Issue Deep Dive


Last updated: January 9, 2023

ODA Spending 

ODA In Context 

In 2020, Japan’s ODA targeting climate change as a principal or significant goal totalled US$15 billion, comprising 78% of its bilateral allocable ODA.

Japan remains the highest DAC donor for climate-related ODA in relative terms and emerged as the highest DAC donor in absolute terms in 2020. 

Japan’s ODA to climate significantly increased in 2020, up 132% from 2019 (US$6.5 billion).

Commitments made at international climate conferences and in multi-party agreements also impact Japan’s climate-related ODA policies. At the G7 Cornwall Summit in June 2021, Japan committed to providing ¥6.5 trillion (US$61 billion, or US$12 billion annually) in climate finance to low- and middle-income economies from public and private sources over the next five years, from 2021-2025. This is the same level as its previous commitment made through the ‘Actions for Cool Earth 2.0’ policy announced at COP21 in 2015. Among other actions, the policy committed Japan to provide ¥1.3 trillion (US$12 billion) annually in climate finance by 2020. At the COP26 summit in November 2021, Japan pledged an additional US$10 billion in climate finance, both public and private, bringing its total climate finance commitment to US$71 billion over the following five years. This includes a doubling of adaptation finance to US$14.8 billion to assist countries in adapting to climate change and preventing disasters.

In March 2022, Japan contributed US$42 million to UNDP’s ‘Climate Promise Initiative’ to assist 23 countries in meeting the NDCs, making it the largest donor in the next phase of this initiative. NDCs are climate change mitigation plans that set out national strategies to achieve the global targets set out in the Paris Agreement. The funding will support countries across Asia-Pacific, Central Asia, Europe, and Africa.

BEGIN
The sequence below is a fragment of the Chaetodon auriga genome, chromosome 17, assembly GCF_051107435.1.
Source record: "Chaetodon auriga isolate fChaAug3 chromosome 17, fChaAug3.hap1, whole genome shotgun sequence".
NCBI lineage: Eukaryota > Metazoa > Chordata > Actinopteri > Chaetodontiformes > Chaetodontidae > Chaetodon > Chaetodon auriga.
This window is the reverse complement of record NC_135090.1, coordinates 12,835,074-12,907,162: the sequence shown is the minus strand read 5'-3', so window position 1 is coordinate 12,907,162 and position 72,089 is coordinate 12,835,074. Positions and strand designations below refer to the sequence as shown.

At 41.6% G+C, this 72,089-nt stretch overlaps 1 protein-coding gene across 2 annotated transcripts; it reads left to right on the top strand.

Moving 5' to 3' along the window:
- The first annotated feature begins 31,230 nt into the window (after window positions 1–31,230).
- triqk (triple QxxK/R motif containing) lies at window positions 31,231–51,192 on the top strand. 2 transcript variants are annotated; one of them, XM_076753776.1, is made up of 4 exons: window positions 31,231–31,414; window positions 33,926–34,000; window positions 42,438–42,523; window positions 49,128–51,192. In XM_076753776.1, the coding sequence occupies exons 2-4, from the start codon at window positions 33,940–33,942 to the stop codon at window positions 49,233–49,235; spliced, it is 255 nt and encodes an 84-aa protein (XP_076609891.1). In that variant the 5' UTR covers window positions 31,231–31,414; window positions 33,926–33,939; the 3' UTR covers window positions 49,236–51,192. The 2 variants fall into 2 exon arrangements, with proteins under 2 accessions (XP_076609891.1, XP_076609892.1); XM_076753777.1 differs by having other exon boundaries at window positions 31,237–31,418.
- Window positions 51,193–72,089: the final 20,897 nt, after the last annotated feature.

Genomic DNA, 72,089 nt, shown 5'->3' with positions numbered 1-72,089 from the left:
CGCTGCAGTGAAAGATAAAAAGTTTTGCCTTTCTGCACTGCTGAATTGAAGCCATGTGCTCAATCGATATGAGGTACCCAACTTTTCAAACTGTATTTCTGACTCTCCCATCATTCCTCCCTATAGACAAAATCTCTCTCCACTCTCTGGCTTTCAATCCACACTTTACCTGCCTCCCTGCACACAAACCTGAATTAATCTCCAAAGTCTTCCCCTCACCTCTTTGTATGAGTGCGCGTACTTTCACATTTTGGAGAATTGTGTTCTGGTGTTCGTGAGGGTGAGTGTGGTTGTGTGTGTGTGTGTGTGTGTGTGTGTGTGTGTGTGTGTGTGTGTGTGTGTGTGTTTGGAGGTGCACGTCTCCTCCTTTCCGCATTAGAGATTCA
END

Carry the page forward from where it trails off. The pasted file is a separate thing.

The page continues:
Japan has also established the 'Joint Crediting Mechanism', a bilateral offset mechanism that allows Japan to credit contributions of low-carbon technologies and expertise to low- and middle-income economies towards its own international emissions reduction commitments. Since establishing the JCM in 2011, Japan has signed agreements with 17 countries.

ODA Breakdown 


The bulk of Japan’s climate-related ODA is directed to projects in infrastructure (55%), with the remaining funding directed towards water and sanitation (14%), other multisector (10%), health (9%), and agriculture (5%).

In 2020, Japan’s climate-related ODA experienced a massive shift in focus as more funds were channeled towards climate adaptation projects, which represented 69% of all climate-related ODA, as compared to climate change mitigation, which represented just 36%. 6% of Japan’s climate-related funding focused on both adaptation and mitigation. 


Multilateral Spending and Commitments 

Japan’s multilateral climate finance is low, however, it does contribute some of its climate financing through multilaterals. Not all these funds are considered ODA. This includes contributions to the following multilaterals:   

Funding and Policy Outlook 

Japan is tackling climate change through both mitigation and adaptation: Japan references both climate change mitigation and adaptation as priorities in its ‘Development Cooperation Charter.’ In addition, JICA’s ‘Climate Cooperation Strategy,’ last updated in 2016, names four priority issues:

  • Promoting low-carbon, climate-resilient infrastructure;
  • Enhancing climate risk management;
  • Supporting climate policy and institution building; and
  • Enhancing forest and other ecosystem conservation and management.

Key Bodies

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